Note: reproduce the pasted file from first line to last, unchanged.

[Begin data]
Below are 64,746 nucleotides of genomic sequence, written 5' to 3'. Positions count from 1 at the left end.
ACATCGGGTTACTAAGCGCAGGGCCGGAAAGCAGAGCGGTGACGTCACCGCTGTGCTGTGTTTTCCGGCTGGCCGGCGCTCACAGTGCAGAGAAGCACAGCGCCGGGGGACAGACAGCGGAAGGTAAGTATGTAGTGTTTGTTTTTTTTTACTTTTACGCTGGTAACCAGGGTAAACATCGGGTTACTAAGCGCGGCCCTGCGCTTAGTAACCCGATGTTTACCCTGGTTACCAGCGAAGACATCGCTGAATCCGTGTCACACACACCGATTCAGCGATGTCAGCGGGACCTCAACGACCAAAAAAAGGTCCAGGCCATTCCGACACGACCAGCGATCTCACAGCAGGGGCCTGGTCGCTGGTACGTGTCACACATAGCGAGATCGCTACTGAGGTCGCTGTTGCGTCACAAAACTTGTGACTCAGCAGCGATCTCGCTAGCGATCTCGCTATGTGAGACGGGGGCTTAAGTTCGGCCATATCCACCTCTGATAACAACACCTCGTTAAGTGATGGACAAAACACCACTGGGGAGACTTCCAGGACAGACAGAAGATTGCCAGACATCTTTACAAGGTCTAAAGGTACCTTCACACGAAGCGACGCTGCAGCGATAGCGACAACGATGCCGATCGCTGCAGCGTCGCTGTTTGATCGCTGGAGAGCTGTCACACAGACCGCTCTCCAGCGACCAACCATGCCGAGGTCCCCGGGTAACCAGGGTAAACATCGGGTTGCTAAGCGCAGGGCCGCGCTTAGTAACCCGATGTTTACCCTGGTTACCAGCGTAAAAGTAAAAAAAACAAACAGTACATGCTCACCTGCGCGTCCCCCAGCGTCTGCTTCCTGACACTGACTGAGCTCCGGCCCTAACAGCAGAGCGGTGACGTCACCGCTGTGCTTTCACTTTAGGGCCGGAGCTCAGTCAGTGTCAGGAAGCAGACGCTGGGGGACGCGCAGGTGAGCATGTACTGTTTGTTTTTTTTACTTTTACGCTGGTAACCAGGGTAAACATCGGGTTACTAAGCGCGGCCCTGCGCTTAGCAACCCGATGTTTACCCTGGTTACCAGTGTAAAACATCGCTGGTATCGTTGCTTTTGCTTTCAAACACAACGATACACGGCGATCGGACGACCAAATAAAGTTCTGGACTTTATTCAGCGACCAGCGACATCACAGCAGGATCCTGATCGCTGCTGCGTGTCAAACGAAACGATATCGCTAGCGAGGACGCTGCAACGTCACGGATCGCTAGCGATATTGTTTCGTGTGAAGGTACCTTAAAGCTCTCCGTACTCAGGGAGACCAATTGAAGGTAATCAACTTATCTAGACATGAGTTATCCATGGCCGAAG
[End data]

Below are 64,746 nucleotides of genomic sequence, written 5' to 3'. Positions count from 1 at the left end.
ACATCGGGTTACTAAGCGCAGGGCCGGAAAGCAGAGCGGTGACGTCACCGCTGTGCTGTGTTTTCCGGCTGGCCGGCGCTCACAGTGCAGAGAAGCACAGCGCCGGGGGACAGACAGCGGAAGGTAAGTATGTAGTGTTTGTTTTTTTTTACTTTTACGCTGGTAACCAGGGTAAACATCGGGTTACTAAGCGCGGCCCTGCGCTTAGTAACCCGATGTTTACCCTGGTTACCAGCGAAGACATCGCTGAATCCGTGTCACACACACCGATTCAGCGATGTCAGCGGGACCTCAACGACCAAAAAAAGGTCCAGGCCATTCCGACACGACCAGCGATCTCACAGCAGGGGCCTGGTCGCTGGTACGTGTCACACATAGCGAGATCGCTACTGAGGTCGCTGTTGCGTCACAAAACTTGTGACTCAGCAGCGATCTCGCTAGCGATCTCGCTATGTGAGACGGGGGCTTAAGTTCGGCCATATCCACCTCTGATAACAACACCTCGTTAAGTGATGGACAAAACACCACTGGGGAGACTTCCAGGACAGACAGAAGATTGCCAGACATCTTTACAAGGTCTAAAGGTACCTTCACACGAAGCGACGCTGCAGCGATAGCGACAACGATGCCGATCGCTGCAGCGTCGCTGTTTGATCGCTGGAGAGCTGTCACACAGACCGCTCTCCAGCGACCAACCATGCCGAGGTCCCCGGGTAACCAGGGTAAACATCGGGTTGCTAAGCGCAGGGCCGCGCTTAGTAACCCGATGTTTACCCTGGTTACCAGCGTAAAAGTAAAAAAAACAAACAGTACATGCTCACCTGCGCGTCCCCCAGCGTCTGCTTCCTGACACTGACTGAGCTCCGGCCCTAACAGCAGAGCGGTGACGTCACCGCTGTGCTTTCACTTTAGGGCCGGAGCTCAGTCAGTGTCAGGAAGCAGACGCTGGGGGACGCGCAGGTGAGCATGTACTGTTTGTTTTTTTTACTTTTACGCTGGTAACCAGGGTAAACATCGGGTTACTAAGCGCGGCCCTGCGCTTAGCAACCCGATGTTTACCCTGGTTACCAGTGTAAAACATCGCTGGTATCGTTGCTTTTGCTTTCAAACACAACGATACACGGCGATCGGACGACCAAATAAAGTTCTGGACTTTATTCAGCGACCAGCGACATCACAGCAGGATCCTGATCGCTGCTGCGTGTCAAACGAAACGATATCGCTAGCGAGGACGCTGCAACGTCACGGATCGCTAGCGATATTGTTTCGTGTGAAGGTACCTTAAAGCTCTCCGTACTCAGGGAGACCAATTGAAGGTAATCAACTTATCTAGACATGAGTTATCCATGGCCGAAG